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Spring 2006 | Volume 29, Number 2 | Books & Film

Sophie Scholl: The Final Days Delivers Stirring Portrait

One Woman Versus the Nazis

{ MOVIE REVIEW }DEAR GOD, I CAN DO NOTHING but stammer to you,” prays Sophie Scholl, kneeling in her prison cell while her Nazi captors decide how to deal with her. The prayer is a profound moment in Marc Rothemund’s riveting film Sophie Scholl: The Final Days. Through most of the movie, Scholl’s defiant stare and laser-beam intensity keep viewers pinned to their seats while she engages in an unforgettable battle of wits with her interrogator. This quiet scene gives us a brief spell of relief from the ordeal, as Scholl finds a chance to let down her guard and reach out for God’s help.

But it’s also a heartbreaking moment, for it reminds us Scholl was not one of the superhuman saviors Hollywood likes to put on the screen. She was a flesh-and-blood champion, equipped with the same resources as the rest of us, willing to take on far more than one Goliath, with far less than a slingshot.

Actress Julia Jentsch delivers an awardworthy performance as one of World War II’s most unlikely heroes: a 21-year-old German woman with remarkable intelligence and verve who, fueled by her faith in God and her hatred for Hitler’s agenda, stood up and fearlessly condemned the Nazis. In Germany today, Scholl and her brother Hans are two of the most popular and beloved historical figures. In fact, almost 200 German schools are named after Sophie. Even if you know how her story ends, you should add this to your “must-see” list. It isn’t a film about surprise endings — it’s about quick thinking and unfathomable courage.

The movie opens as Sophie joins other members of the White Rose, an organization devoted to spreading awareness of Hitler’s lies. They print informational pamphlets about Jews being forced into concentration camps by Hitler’s forces, and about the slaughter of innocents at Stalingrad. In a hushed and hurried endeavor, she agrees to join Hans (Fabian Hinrichs) in a bold maneuver: distributing the pamphlets in broad daylight at the local university.

Before long, furious Nazi officers have dragged in their suspects, and Sophie takes her place for what will become one of the most gripping confrontations since Agent Clarice Starling first faced Hannibal Lecter. But unlike those short, frightful exchanges in The Silence of the Lambs, the interrogation of Sophie Scholl goes on and on, and Scholl is up to the task. Watch as she slowly turns the tables on her interrogator, Robert Mohr (played with equally impressive intelligence by Alexander Held). You can see her fiery diatribe striking sparks of doubt in Mohr’s mind, and he scrambles to stamp them out.

At first, Scholl’s argument is a breathtaking tightrope act. She assembles an impressive alibi and tries to disassociate herself from the accusations. But the game she’s playing becomes increasingly dangerous, and hers is not the only life on the line. Soon, she’ll have to weigh her answers in consideration of how they will affect her associates. The tightrope catches fire.

It is thrilling to watch a character who relies so openly and honestly on her Christian faith to sustain her through dark times.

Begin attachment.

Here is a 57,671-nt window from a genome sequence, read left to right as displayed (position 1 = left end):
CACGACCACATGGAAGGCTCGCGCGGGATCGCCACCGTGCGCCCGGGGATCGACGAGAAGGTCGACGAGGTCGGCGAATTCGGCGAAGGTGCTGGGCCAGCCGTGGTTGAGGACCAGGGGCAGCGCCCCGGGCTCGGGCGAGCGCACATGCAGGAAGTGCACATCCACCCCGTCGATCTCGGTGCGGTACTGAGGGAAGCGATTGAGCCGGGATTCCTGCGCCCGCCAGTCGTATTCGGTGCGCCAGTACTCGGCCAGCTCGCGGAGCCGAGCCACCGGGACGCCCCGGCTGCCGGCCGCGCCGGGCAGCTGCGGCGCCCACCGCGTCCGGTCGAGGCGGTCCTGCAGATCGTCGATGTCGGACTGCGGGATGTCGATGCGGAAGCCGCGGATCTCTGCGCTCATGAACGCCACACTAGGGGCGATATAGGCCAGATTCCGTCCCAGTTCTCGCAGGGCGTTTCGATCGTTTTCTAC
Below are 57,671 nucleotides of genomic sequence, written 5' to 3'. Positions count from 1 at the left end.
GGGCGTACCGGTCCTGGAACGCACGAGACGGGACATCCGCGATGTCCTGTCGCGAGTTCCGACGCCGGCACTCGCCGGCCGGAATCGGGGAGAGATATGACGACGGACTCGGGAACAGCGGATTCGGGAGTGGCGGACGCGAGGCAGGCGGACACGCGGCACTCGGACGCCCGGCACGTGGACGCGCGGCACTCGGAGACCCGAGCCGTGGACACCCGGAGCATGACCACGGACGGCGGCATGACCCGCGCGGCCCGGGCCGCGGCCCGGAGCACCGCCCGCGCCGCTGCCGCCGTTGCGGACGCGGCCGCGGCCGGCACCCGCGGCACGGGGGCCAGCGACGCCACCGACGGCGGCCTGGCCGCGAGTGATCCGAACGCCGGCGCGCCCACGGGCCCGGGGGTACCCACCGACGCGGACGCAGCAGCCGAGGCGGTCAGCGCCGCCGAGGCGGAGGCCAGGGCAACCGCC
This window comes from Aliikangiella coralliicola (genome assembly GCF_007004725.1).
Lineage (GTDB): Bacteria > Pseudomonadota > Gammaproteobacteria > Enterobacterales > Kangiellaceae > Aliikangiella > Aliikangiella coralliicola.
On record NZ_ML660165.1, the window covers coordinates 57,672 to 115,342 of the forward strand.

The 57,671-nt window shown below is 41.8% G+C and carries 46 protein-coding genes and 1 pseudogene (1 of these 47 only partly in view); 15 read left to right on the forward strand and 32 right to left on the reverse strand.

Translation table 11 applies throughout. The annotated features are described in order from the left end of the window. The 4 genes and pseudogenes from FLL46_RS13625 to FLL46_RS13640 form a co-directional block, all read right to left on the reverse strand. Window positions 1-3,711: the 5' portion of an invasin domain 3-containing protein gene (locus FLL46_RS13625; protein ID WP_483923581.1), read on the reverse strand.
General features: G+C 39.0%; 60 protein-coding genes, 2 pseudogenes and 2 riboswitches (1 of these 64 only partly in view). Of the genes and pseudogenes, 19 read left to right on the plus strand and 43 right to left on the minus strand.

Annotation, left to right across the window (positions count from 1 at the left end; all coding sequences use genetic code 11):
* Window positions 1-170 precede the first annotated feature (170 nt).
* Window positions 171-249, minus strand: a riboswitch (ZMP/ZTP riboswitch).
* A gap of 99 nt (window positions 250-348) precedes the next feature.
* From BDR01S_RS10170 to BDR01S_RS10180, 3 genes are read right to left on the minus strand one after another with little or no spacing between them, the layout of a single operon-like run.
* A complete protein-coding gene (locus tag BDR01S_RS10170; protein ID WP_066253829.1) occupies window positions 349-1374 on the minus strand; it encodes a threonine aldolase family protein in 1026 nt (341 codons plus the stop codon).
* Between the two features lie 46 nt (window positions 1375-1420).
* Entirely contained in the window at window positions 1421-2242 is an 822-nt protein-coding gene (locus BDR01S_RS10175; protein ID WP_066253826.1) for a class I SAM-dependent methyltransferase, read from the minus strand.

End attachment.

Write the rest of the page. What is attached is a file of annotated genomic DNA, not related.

Imagine what would have happened if this film had been made in Hollywood: We would have seen a story of how one brave young woman believed in herself. Anyone watching this film closely will have no doubt that Sophie is relying on something greater. “I can do nothing but hold out my heart to you,” Sophie prays. “You created us in your likeness. Our hearts are uneasy until they find peace in you.” (Some reviewers are determined to ignore the source of her selflessness and zeal; Salon’s film critic praises Sophie’s “faith in the future.”)

Seeing previews for Sophie Scholl, moviegoers are likely to groan, “No, no, not another movie about the Nazis.” But this is not just another World War II story. Rothemund and screenwriter Fred Breinersdorfer mined some rich veins of eyewitness testimony, along with Gestapo records recently recovered from the archives of the East German government, to give the film rare authenticity — and yet it achieves more in the way of spiritual inspiration than it does in historical education.

The filmmakers’ choice to focus on the six crucial days of Sophie’s interrogation prevents us from developing an intimate understanding of her thoughts, motivations, and background. But that is not a flaw so much as a creative choice — they’re interested not in a life story but in the character of a woman under pressure. This has prompted some critics to reference Carl Dreyer’s The Passion of Joan of Arc in their reviews, perhaps the only comparable Christian woman commemorated on the screen with such reverence and artistry. That comparison accentuates, unfortunately, the film’s only serious weakness: rather unremarkable cinematography. But that’s a minor quibble. We should be grateful that Rothemund has framed such a powerful portrait of inspiring Christian courage. It’s high time that American audiences became acquainted with Sophie Scholl’s story.

Sophie Scholl: The Final Days is playing in selected cities during a limited theatrical release. A DVD release from Zeitgeist Films is likely in October or November 2006. Nazi oppression may have died with the Third Reich, but Scholl is a hero for today — a hero with a razor-sharp intellect, a discerning conscience, and the bravery to vocally challenge what others, out of fear for their own safety, quietly ignore. She should be remembered and revered, and moviegoers should seize the opportunity to share the experience of this film with their families, friends, and neighbors.


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